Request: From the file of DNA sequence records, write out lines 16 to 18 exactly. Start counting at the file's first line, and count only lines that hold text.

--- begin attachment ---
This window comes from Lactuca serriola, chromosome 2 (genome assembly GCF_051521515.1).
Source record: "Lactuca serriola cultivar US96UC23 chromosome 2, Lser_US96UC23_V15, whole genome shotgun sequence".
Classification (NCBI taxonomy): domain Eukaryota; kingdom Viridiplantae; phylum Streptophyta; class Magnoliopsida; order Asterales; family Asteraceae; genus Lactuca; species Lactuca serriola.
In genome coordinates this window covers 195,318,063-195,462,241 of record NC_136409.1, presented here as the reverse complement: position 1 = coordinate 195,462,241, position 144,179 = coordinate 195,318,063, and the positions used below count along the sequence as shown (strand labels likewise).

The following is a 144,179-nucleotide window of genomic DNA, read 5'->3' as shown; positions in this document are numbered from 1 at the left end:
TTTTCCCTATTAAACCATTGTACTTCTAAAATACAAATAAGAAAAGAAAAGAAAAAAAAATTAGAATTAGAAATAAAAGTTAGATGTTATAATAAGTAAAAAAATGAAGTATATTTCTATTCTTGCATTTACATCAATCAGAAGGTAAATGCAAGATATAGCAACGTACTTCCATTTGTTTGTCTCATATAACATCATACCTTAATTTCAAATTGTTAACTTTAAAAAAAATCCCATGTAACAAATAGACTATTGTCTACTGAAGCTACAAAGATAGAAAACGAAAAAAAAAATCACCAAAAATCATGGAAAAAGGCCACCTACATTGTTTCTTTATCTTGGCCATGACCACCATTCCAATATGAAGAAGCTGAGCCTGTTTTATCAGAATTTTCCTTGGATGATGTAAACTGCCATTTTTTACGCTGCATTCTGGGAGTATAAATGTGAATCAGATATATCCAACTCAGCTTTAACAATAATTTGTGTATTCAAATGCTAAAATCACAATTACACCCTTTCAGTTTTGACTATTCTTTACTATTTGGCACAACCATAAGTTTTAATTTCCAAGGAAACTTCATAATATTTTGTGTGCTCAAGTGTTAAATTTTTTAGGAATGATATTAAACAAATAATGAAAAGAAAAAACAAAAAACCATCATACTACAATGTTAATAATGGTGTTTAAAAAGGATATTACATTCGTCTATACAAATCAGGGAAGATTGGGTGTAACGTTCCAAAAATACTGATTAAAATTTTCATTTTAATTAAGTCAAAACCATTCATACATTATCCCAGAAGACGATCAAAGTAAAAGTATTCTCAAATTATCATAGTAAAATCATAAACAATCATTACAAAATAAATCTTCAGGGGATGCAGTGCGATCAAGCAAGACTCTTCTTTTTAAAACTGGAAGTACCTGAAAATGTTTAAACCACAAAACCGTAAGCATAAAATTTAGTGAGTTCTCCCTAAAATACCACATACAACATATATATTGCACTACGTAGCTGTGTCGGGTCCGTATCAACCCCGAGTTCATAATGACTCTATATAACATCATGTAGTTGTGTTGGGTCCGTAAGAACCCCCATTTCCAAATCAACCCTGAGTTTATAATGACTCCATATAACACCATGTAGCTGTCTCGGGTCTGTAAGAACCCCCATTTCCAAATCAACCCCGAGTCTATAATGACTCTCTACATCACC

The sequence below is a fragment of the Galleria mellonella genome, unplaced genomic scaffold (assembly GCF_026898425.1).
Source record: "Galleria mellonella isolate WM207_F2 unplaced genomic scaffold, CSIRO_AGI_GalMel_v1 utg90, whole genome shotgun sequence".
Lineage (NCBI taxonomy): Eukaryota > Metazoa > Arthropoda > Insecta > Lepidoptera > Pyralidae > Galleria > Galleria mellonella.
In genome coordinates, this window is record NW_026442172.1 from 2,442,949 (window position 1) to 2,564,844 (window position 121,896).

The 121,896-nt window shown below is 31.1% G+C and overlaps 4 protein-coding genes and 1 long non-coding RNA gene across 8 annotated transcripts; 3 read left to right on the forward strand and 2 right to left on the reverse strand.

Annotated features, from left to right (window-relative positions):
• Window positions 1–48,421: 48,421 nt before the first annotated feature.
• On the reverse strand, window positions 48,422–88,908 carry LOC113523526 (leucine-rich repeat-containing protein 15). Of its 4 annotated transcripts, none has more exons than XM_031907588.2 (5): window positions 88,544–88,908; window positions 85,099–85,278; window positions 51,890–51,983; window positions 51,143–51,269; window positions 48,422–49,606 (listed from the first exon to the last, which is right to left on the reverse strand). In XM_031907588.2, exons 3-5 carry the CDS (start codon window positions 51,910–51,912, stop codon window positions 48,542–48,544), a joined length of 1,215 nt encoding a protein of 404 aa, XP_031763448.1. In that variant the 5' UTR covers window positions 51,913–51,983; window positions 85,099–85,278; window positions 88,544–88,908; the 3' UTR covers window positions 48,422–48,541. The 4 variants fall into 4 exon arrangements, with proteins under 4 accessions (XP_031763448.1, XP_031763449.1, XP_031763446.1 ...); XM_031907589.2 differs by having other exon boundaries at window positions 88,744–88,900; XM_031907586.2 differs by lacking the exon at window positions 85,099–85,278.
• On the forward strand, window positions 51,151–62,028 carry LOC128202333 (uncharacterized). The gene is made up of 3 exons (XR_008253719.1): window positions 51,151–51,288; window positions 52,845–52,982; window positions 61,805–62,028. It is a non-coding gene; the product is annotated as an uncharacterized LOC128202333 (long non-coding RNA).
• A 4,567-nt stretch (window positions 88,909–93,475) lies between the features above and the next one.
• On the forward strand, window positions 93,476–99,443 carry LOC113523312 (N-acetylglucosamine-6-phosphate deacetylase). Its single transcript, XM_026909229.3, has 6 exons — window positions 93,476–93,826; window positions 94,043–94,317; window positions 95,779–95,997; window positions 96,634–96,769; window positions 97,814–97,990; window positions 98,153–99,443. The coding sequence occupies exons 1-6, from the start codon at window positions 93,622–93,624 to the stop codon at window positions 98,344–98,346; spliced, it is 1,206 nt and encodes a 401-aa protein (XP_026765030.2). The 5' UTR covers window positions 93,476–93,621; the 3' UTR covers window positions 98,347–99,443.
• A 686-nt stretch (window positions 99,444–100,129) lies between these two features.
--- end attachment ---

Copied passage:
• A 4,567-nt stretch (window positions 88,909–93,475) lies between the features above and the next one.
• On the forward strand, window positions 93,476–99,443 carry LOC113523312 (N-acetylglucosamine-6-phosphate deacetylase). Its single transcript, XM_026909229.3, has 6 exons — window positions 93,476–93,826; window positions 94,043–94,317; window positions 95,779–95,997; window positions 96,634–96,769; window positions 97,814–97,990; window positions 98,153–99,443. The coding sequence occupies exons 1-6, from the start codon at window positions 93,622–93,624 to the stop codon at window positions 98,344–98,346; spliced, it is 1,206 nt and encodes a 401-aa protein (XP_026765030.2). The 5' UTR covers window positions 93,476–93,621; the 3' UTR covers window positions 98,347–99,443.
• A 686-nt stretch (window positions 99,444–100,129) lies between these two features.